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Neutrophils are essential effector cells of the innate immune response and are indispensable for host defense. Apart from their antimicrobial functions, neutrophils inform and shape subsequent immunity. This immune modulatory functionality might however be considered limited because of their generally accepted short lifespan (< 1 day). In contrast to the(More)
The development of the immune repertoire during neonatal life involves a strong selection process among different clones. The immune system is genetically capable of producing a much more diverse set of lymphocyte receptors than are expressed in the actual repertoire. By means of a model we investigate the hypothesis that repertoire selection is carried out(More)
Parallels between T cell kinetics in mice and men have fueled the idea that a young mouse is a good model system for a young human, and an old mouse, for an elderly human. By combining in vivo kinetic labeling using deuterated water, thymectomy experiments, analysis of T cell receptor excision circles and CD31 expression, and mathematical modeling, we have(More)
The CFSE dye dilution assay is widely used to determine the number of divisions a given CFSE labelled cell has undergone in vitro and in vivo. In this paper, we consider how the data obtained with the use of CFSE (CFSE data) can be used to estimate the parameters determining cell division and death. For a homogeneous cell population (i.e., a population with(More)
Naive T cells respond to peptides from foreign proteins and remain tolerant to self peptides from endogenous proteins. It has been suggested that self tolerance comes about by a 'tuning' mechanism, i.e. by increasing the T-cell activation threshold upon interaction with self peptides. Here, we explore how such an adaptive mechanism of T-cell tolerance would(More)
Immunology has traditionally been a qualitative science describing the cellular and molecular components of the immune system and their functions. Only quite recently have new experimental techniques paved the way for a more quantitative approach of immunology. Lymphocyte telomere lengths have been measured to get insights into the proliferation rate of(More)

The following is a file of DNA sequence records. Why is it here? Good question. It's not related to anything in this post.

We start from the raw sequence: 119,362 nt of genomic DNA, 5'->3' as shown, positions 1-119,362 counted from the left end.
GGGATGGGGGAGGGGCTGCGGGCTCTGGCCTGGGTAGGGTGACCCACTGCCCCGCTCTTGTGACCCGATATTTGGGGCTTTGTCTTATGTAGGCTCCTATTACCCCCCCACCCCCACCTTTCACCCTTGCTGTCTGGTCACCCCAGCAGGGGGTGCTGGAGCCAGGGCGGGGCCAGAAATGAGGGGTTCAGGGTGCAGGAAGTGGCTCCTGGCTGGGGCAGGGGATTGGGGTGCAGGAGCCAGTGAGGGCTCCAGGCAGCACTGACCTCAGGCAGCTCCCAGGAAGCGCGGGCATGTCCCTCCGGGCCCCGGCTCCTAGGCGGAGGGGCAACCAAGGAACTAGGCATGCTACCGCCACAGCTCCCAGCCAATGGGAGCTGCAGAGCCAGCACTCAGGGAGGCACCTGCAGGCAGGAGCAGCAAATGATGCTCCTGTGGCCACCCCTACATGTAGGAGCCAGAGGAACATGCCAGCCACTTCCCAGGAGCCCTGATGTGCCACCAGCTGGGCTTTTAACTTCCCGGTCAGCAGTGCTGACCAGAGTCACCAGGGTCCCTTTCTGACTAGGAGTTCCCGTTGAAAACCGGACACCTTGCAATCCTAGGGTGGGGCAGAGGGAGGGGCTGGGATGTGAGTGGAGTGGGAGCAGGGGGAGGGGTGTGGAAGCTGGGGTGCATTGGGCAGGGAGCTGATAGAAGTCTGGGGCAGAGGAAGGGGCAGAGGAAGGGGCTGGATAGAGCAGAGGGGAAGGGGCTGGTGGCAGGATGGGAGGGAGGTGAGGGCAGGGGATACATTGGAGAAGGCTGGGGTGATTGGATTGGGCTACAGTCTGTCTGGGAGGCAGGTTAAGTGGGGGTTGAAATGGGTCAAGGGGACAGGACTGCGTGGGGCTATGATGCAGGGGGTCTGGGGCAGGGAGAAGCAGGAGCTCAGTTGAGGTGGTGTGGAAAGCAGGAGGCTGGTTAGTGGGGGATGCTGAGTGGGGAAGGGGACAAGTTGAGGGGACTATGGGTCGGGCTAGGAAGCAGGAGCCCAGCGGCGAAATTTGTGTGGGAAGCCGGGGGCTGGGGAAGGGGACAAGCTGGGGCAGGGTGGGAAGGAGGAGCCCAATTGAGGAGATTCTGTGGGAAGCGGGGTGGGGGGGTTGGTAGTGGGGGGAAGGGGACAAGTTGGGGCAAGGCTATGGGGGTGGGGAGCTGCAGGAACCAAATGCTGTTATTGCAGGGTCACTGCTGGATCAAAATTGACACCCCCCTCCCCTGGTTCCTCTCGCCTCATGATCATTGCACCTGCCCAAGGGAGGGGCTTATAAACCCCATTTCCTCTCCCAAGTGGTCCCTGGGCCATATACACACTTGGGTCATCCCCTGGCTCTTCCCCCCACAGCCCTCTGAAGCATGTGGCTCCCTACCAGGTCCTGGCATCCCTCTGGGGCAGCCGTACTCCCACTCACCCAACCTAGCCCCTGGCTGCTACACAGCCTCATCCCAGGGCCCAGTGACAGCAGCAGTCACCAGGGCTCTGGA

Viral populations in a human immunodeficiency virus type 1 (HIV-1)-infected individual behave as a quasispecies with a rated distribution of fitness variants. Fitness distributions in naturally occurring viral populations have been difficult to study due to the lack of markers for individual virus clones and complicating inter- and intrahost factors like(More)
The large diversity in MHC class I molecules in a population lowers the chance that a virus infects a host to which it is pre-adapted to escape the MHC binding of CTL epitopes. However, viruses can also lose CTL epitopes by escaping the monomorphic antigen processing components of the pathway (proteasome and TAP) that create the epitope precursors. If(More)
Spatial patterns of the hormone auxin are important drivers of plant development. The observed feedback between the active, directed transport that generates auxin patterns and the auxin distribution that influences transport orientation has rendered this a popular subject for modelling studies. Here we propose a new mathematical framework for the analysis(More)
Adaptive immunity is initiated by T cell recognition of foreign peptides presented on dendritic cells (DCs) by major histocompatibility molecules. These interactions take place in secondary lymphoid tissues, such as lymph nodes (LNs) and spleen, and hence the anatomical structure of these tissues plays a crucial role in the development of immune responses.(More)